Btw, it was only later in my life that I came to more of an understanding as to why I had this epiphany that science was going to be my pursuit. Before that, I was a happy, (somewhat) healthy, content beach bum in Hawaii having a great time. I didn't ask for the curse (as Neil Turok phrased it) of wanting to solve the world's origin problems. As an added note, it was only a few years ago that I found out through research that there's a rostro-caudal tract of brain development from the frontal to occipital lobe that only matures at approx. 23 years of age. Knowing what I know about the brain, it makes sense that I would have these epiphanies at this time, as many other scientists seem to have. If anyone's interested in me digging up a study on the topic, let me know.
     
  6. Jan 13, 2017 #5

    BillTre

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    Very interesting question @ShayanJ!
    Since I didn't know a lot about these differences, I did some research.
    I hope this is interesting, but not too detailed for you.

    Previously I had known:

    1) Bacteria and archea are "different" (meaning there were two groups that evolved separately from some common ancestor).
    Who came first or was there a separate precursor that both groups can from, I don't know.
    2) Many archea are extremophiles (like, or are able to, live in extreme environments, like high temperatures and unusual chemical environments).

    After reading a wikipedia article and finding a summary diagram, I can add the following information:
    Membranes:
    3) The archeal cell walls differ from bacteria in that they (like eukaryotes) lack peptidoglycan.
    4) Archeal cell membranes contain some branched hyrdocarbons instead of the unbranched hydrocarbons of eukaryotes and bacterial.
    5) The lipids of the membrane molecules are joined the phosphate heads by ether links rather than ester linked (considered more stable at high temperature)
    6) Some Archeal membranes have the lipids of the two layers of the membrane (outside and inside) fused end to end to make an single (2x long) membrane molecule with two hydrophilic ends.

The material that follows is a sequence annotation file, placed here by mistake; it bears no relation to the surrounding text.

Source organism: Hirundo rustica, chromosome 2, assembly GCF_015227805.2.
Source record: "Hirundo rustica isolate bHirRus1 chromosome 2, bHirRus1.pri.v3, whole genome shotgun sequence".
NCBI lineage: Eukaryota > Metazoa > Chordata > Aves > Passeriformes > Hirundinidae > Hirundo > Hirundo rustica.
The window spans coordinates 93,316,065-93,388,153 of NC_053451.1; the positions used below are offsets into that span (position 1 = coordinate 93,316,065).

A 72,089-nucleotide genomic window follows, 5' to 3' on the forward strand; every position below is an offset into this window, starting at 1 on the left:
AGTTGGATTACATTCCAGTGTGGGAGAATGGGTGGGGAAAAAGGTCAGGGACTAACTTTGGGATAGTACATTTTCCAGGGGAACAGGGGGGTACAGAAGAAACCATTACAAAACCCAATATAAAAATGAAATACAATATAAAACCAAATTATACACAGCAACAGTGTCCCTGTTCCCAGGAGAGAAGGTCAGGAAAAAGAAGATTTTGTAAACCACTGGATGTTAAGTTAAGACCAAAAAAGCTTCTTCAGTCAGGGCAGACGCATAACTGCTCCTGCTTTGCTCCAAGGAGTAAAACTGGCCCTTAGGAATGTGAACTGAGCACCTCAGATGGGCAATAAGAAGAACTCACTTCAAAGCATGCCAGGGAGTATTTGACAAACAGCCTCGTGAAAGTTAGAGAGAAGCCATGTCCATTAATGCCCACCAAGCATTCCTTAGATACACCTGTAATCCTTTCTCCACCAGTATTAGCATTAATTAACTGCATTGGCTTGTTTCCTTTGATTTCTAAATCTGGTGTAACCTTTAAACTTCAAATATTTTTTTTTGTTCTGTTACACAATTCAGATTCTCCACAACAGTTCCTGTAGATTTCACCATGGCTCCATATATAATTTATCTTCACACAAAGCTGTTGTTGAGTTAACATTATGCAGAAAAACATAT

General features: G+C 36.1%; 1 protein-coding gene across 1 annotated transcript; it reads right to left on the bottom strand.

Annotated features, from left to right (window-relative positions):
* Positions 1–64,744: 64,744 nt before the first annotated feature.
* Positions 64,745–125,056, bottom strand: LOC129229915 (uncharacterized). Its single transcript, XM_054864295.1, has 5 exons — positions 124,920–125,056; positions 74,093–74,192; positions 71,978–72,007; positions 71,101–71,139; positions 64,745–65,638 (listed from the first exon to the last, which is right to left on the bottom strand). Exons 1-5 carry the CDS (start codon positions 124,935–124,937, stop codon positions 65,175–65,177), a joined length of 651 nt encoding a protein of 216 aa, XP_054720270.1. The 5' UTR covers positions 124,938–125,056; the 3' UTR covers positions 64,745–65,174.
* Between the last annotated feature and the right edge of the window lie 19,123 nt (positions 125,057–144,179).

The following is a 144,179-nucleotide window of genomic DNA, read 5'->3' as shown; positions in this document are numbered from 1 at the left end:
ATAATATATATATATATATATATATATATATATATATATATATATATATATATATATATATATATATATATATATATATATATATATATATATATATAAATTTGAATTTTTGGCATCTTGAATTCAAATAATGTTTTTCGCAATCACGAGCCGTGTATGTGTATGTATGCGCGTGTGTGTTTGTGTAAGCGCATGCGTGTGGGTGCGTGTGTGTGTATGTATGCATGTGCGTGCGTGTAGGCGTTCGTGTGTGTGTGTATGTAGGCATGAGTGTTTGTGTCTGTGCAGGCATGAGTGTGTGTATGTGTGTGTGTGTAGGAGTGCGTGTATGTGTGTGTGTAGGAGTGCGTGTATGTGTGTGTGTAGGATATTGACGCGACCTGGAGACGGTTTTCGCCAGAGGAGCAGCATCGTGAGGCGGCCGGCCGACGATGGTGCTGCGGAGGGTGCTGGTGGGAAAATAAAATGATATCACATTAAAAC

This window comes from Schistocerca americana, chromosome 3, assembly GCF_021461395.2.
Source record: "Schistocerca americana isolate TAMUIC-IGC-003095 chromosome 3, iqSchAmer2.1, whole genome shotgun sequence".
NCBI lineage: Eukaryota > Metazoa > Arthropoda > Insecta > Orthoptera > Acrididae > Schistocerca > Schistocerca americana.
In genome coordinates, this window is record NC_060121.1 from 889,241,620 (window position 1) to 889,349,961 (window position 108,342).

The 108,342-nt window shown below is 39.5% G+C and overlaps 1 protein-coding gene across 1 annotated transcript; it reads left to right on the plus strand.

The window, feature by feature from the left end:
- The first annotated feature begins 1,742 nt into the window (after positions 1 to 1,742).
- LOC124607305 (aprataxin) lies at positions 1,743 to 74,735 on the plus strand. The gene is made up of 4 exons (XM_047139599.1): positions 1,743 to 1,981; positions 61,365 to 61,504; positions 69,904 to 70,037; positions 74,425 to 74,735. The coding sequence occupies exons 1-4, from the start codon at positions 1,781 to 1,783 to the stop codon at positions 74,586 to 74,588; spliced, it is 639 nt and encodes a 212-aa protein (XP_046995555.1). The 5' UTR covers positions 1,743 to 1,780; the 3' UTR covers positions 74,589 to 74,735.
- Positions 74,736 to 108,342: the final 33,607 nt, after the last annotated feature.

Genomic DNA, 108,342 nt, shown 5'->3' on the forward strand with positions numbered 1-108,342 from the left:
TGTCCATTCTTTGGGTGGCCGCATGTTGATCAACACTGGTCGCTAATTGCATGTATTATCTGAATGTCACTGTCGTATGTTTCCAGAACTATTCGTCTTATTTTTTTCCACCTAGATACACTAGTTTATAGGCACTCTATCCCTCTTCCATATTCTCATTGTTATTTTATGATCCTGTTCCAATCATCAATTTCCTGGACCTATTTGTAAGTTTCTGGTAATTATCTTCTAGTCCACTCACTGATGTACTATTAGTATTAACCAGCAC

These membrane differences may originated from the need for greater stability at high temperatures.

    Genetic mechanisms:
    7) Bacteria have only one RNA polymerase (enzyme that copies RNA), Archea and Eukaryotes have more than one RNA polymerase.
    8) Bacteria use a formyl-methionine as a first amino-acid in a protein, while Archea and Eukaryotes use methionine.
    9) Bacteria have few introns, Archea have more, and eukaryotes have lots. Introns are bits of sequence that are copied from DNA to RNA, but are then cut out, before the sequences is translated into protein (by the ribosomes, by stringing together amino acids).
    10) Antibiotics affecting bacterial ribosomes don't affect archeal or eukaryotic ribosomes (where proteins are made).
    11) Apparently some Archea have some histones (DNA structural packing/support proteins important to Eukaryotes). Bacteria do not.
    12) Both Bacteria and Archea have circular chromosomes, while Eukaryotes have much larger linear chromosomes (which require a different and complex mechanisms to properly control them during cell divisions). Eukaryotes also have circular chromosomes, but only in things like mitochondria or chloroplasts which are considered remnants of bacteria which became symbionts.

    Cell Biology:
    Interestingly, the Asgardians (the new group of Archea, thought ancestral to Eukaryotes) have more cytoskeletal proteins (making them more like Eukaryotes) and some proteins involve in membrane functions (also more like Eukaryotes).
    It would be very interesting to see what they look like (in an electron microscope) to see their size, internal complexity as well as what their membranes are doing. Eukaryotes have a lot of different parts of the their cells which cytoskeleton and membrane movements are involved in.